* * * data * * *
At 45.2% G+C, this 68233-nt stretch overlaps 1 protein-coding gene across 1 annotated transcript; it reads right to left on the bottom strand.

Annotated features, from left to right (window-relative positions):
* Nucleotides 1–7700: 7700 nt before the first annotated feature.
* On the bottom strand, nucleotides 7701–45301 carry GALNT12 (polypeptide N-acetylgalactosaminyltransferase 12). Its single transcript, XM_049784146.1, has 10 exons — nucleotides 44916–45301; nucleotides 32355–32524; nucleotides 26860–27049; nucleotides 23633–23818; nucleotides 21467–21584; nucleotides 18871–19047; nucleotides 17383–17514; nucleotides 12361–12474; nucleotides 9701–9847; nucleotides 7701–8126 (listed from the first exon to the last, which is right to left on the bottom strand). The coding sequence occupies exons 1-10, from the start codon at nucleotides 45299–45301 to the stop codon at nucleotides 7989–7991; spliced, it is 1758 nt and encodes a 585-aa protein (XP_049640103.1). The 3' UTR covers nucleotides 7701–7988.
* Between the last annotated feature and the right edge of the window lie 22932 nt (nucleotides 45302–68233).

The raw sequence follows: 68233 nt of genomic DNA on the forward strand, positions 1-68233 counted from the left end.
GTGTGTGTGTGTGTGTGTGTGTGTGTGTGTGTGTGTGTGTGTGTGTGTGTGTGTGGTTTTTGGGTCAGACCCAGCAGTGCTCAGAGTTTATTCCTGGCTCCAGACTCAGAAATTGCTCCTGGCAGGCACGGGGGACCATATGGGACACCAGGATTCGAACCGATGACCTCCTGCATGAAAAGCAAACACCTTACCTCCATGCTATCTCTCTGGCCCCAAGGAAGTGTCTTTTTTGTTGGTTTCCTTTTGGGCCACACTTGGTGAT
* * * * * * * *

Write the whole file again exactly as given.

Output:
At 45.2% G+C, this 68233-nt stretch overlaps 1 protein-coding gene across 1 annotated transcript; it reads right to left on the bottom strand.

Annotated features, from left to right (window-relative positions):
* Nucleotides 1–7700: 7700 nt before the first annotated feature.
* On the bottom strand, nucleotides 7701–45301 carry GALNT12 (polypeptide N-acetylgalactosaminyltransferase 12). Its single transcript, XM_049784146.1, has 10 exons — nucleotides 44916–45301; nucleotides 32355–32524; nucleotides 26860–27049; nucleotides 23633–23818; nucleotides 21467–21584; nucleotides 18871–19047; nucleotides 17383–17514; nucleotides 12361–12474; nucleotides 9701–9847; nucleotides 7701–8126 (listed from the first exon to the last, which is right to left on the bottom strand). The coding sequence occupies exons 1-10, from the start codon at nucleotides 45299–45301 to the stop codon at nucleotides 7989–7991; spliced, it is 1758 nt and encodes a 585-aa protein (XP_049640103.1). The 3' UTR covers nucleotides 7701–7988.
* Between the last annotated feature and the right edge of the window lie 22932 nt (nucleotides 45302–68233).

The raw sequence follows: 68233 nt of genomic DNA on the forward strand, positions 1-68233 counted from the left end.
GTGTGTGTGTGTGTGTGTGTGTGTGTGTGTGTGTGTGTGTGTGTGTGTGTGTGTGGTTTTTGGGTCAGACCCAGCAGTGCTCAGAGTTTATTCCTGGCTCCAGACTCAGAAATTGCTCCTGGCAGGCACGGGGGACCATATGGGACACCAGGATTCGAACCGATGACCTCCTGCATGAAAAGCAAACACCTTACCTCCATGCTATCTCTCTGGCCCCAAGGAAGTGTCTTTTTTGTTGGTTTCCTTTTGGGCCACACTTGGTGAT